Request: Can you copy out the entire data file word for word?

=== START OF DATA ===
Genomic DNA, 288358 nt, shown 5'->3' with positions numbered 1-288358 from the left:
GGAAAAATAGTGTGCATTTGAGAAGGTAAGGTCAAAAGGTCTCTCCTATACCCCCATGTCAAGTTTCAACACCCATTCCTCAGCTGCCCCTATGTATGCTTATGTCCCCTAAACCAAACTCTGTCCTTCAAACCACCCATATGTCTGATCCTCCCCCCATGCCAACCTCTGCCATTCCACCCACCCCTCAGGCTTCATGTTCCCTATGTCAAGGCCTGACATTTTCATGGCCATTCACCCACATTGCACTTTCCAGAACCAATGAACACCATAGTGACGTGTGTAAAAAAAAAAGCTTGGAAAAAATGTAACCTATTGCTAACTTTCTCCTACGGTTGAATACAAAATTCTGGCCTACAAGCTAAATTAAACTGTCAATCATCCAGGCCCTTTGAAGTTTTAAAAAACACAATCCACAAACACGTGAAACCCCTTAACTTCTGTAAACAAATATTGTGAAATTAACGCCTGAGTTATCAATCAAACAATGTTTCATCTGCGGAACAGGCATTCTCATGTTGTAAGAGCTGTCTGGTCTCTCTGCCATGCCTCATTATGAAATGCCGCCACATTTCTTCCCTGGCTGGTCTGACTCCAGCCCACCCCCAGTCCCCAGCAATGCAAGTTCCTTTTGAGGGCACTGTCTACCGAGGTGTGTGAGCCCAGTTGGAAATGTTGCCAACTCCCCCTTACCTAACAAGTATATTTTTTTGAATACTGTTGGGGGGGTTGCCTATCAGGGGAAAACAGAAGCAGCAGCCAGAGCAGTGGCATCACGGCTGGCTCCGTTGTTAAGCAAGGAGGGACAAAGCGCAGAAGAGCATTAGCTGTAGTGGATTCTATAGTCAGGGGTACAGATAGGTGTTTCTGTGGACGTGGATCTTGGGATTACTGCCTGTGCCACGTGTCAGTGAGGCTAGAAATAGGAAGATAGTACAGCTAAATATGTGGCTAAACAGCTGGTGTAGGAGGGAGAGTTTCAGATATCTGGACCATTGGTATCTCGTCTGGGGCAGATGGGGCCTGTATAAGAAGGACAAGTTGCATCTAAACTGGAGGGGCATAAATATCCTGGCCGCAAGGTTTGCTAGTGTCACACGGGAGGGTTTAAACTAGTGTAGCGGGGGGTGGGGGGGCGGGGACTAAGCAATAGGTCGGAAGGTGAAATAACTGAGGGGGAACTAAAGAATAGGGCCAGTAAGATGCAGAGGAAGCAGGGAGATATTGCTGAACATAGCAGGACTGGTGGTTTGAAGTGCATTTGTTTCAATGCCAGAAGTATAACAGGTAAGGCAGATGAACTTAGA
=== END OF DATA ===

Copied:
Genomic DNA, 288358 nt, shown 5'->3' with positions numbered 1-288358 from the left:
GGAAAAATAGTGTGCATTTGAGAAGGTAAGGTCAAAAGGTCTCTCCTATACCCCCATGTCAAGTTTCAACACCCATTCCTCAGCTGCCCCTATGTATGCTTATGTCCCCTAAACCAAACTCTGTCCTTCAAACCACCCATATGTCTGATCCTCCCCCCATGCCAACCTCTGCCATTCCACCCACCCCTCAGGCTTCATGTTCCCTATGTCAAGGCCTGACATTTTCATGGCCATTCACCCACATTGCACTTTCCAGAACCAATGAACACCATAGTGACGTGTGTAAAAAAAAAAGCTTGGAAAAAATGTAACCTATTGCTAACTTTCTCCTACGGTTGAATACAAAATTCTGGCCTACAAGCTAAATTAAACTGTCAATCATCCAGGCCCTTTGAAGTTTTAAAAAACACAATCCACAAACACGTGAAACCCCTTAACTTCTGTAAACAAATATTGTGAAATTAACGCCTGAGTTATCAATCAAACAATGTTTCATCTGCGGAACAGGCATTCTCATGTTGTAAGAGCTGTCTGGTCTCTCTGCCATGCCTCATTATGAAATGCCGCCACATTTCTTCCCTGGCTGGTCTGACTCCAGCCCACCCCCAGTCCCCAGCAATGCAAGTTCCTTTTGAGGGCACTGTCTACCGAGGTGTGTGAGCCCAGTTGGAAATGTTGCCAACTCCCCCTTACCTAACAAGTATATTTTTTTGAATACTGTTGGGGGGGTTGCCTATCAGGGGAAAACAGAAGCAGCAGCCAGAGCAGTGGCATCACGGCTGGCTCCGTTGTTAAGCAAGGAGGGACAAAGCGCAGAAGAGCATTAGCTGTAGTGGATTCTATAGTCAGGGGTACAGATAGGTGTTTCTGTGGACGTGGATCTTGGGATTACTGCCTGTGCCACGTGTCAGTGAGGCTAGAAATAGGAAGATAGTACAGCTAAATATGTGGCTAAACAGCTGGTGTAGGAGGGAGAGTTTCAGATATCTGGACCATTGGTATCTCGTCTGGGGCAGATGGGGCCTGTATAAGAAGGACAAGTTGCATCTAAACTGGAGGGGCATAAATATCCTGGCCGCAAGGTTTGCTAGTGTCACACGGGAGGGTTTAAACTAGTGTAGCGGGGGGTGGGGGGGCGGGGACTAAGCAATAGGTCGGAAGGTGAAATAACTGAGGGGGAACTAAAGAATAGGGCCAGTAAGATGCAGAGGAAGCAGGGAGATATTGCTGAACATAGCAGGACTGGTGGTTTGAAGTGCATTTGTTTCAATGCCAGAAGTATAACAGGTAAGGCAGATGAACTTAGA